Going mobile also required some capital investment so project champions had to be clear of the benefits to justify the capital cost, he said.

Primary Health Info 2012 is organised by the BCS Primary Health Care Specialst Group. It is taking pace at Cheshford Grange in Warwickshire from 23-25 April. More information is available on the conference website.


Last updated: 12 April 2012 16:35

© 2012 EHealth Media.


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2 way data involve patients.

NeilPaul 117 weeks ago

I'm intrigued to see yet another scheme that talks about pulling data from a GP system but doesnt mention how its going to give useful meaningful data back to the GP as 1. the gatekeeper of clincial care and 2. the commissioner. Perhaps its not mentioned in the article but too many organisations want access to my data presumably because its felt to be accuate and relevant but dont specify how they are going to give me their data in a useful, efficient,accurate, timely way to allow me to keep that record.

as a patient i want to be able to log on to a portal and see who is accessing my data and why. i might like to be texted everytime someone does for the first time and id certainly like a bank fraud like check - where if i spend outside of my normal pattern i get rung. i think something similar could be easy to implement and not rely on my hard pressed GP to spot out of thousands of contacts per day.


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Some preconditions

timbenson 117 weeks ago

Two preconditions for successful promulgation of apps are: (1) trusted identity management, across the whole web of care, both within and beyond the NHS perimeter; (2) consent management enabling patients (and others) to specify who can have access to what about whom. These two services are logically distinct from each other and also from the information source apps and the information user apps. The Government Digital Service seems to be saying a lot of the right things: digital.cabinetoffice.gov.uk/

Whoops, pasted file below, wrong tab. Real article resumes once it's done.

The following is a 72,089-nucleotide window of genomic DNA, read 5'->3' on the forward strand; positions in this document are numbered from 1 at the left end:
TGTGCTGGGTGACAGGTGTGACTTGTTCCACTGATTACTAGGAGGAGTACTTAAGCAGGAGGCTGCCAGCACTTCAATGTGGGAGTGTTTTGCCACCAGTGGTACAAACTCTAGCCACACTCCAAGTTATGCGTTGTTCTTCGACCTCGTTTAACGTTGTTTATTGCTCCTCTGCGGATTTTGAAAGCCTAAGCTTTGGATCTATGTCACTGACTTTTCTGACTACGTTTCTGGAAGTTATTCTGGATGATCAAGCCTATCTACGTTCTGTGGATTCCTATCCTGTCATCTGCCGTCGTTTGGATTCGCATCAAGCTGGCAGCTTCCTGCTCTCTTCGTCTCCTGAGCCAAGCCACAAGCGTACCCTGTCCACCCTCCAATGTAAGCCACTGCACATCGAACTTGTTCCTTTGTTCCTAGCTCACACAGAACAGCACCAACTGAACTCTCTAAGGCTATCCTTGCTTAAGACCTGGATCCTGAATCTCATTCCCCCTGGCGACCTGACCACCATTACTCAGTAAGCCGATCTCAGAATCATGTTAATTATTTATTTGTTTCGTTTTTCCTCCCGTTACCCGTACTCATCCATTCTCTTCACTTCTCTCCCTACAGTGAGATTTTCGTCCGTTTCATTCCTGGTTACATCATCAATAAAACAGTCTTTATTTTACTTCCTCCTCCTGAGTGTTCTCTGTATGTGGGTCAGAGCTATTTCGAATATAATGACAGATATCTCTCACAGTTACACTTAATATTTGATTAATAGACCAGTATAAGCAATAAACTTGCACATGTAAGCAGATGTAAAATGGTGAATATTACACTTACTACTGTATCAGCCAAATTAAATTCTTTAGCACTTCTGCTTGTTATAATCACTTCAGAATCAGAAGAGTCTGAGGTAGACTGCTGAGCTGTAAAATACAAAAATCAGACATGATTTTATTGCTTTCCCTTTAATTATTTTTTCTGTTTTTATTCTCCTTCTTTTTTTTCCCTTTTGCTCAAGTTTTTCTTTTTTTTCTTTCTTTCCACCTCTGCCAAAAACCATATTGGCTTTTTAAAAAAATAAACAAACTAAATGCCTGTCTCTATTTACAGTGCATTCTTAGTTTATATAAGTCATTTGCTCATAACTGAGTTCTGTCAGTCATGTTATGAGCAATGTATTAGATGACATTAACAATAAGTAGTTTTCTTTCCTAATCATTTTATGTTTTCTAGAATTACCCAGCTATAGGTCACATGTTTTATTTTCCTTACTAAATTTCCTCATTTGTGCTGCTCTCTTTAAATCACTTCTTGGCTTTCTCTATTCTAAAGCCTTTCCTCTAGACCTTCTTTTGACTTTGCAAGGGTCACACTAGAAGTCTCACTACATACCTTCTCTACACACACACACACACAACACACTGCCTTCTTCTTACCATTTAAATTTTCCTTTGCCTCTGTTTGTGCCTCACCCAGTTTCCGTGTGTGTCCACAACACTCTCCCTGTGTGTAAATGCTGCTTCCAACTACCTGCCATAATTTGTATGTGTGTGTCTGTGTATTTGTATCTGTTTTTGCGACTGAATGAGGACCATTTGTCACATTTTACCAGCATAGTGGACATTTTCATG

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I agree

AdeByrne 117 weeks ago

The headline of this article encapsulates the nightmare scenario exactly. Hundreds of uncontrolled apps with hundreds of user ids and data everywhere totally disconnected.

The government gateway might well resolve this but will it be too late? For something that is working right now take a look at healthvault. I for one cannot understand why Microsoft are doing such a poor job of marketing this platform.


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Community cloud?

CertaCitrus 117 weeks ago

I agree we will see more apps and a cloud service to collate the data. I wonder how this cloud service should manifest? A patient portal, possibly based on a vendor neutral architecture, allowing feeds from apps, resd/write access from hospices, funded by data needs of gps or community health.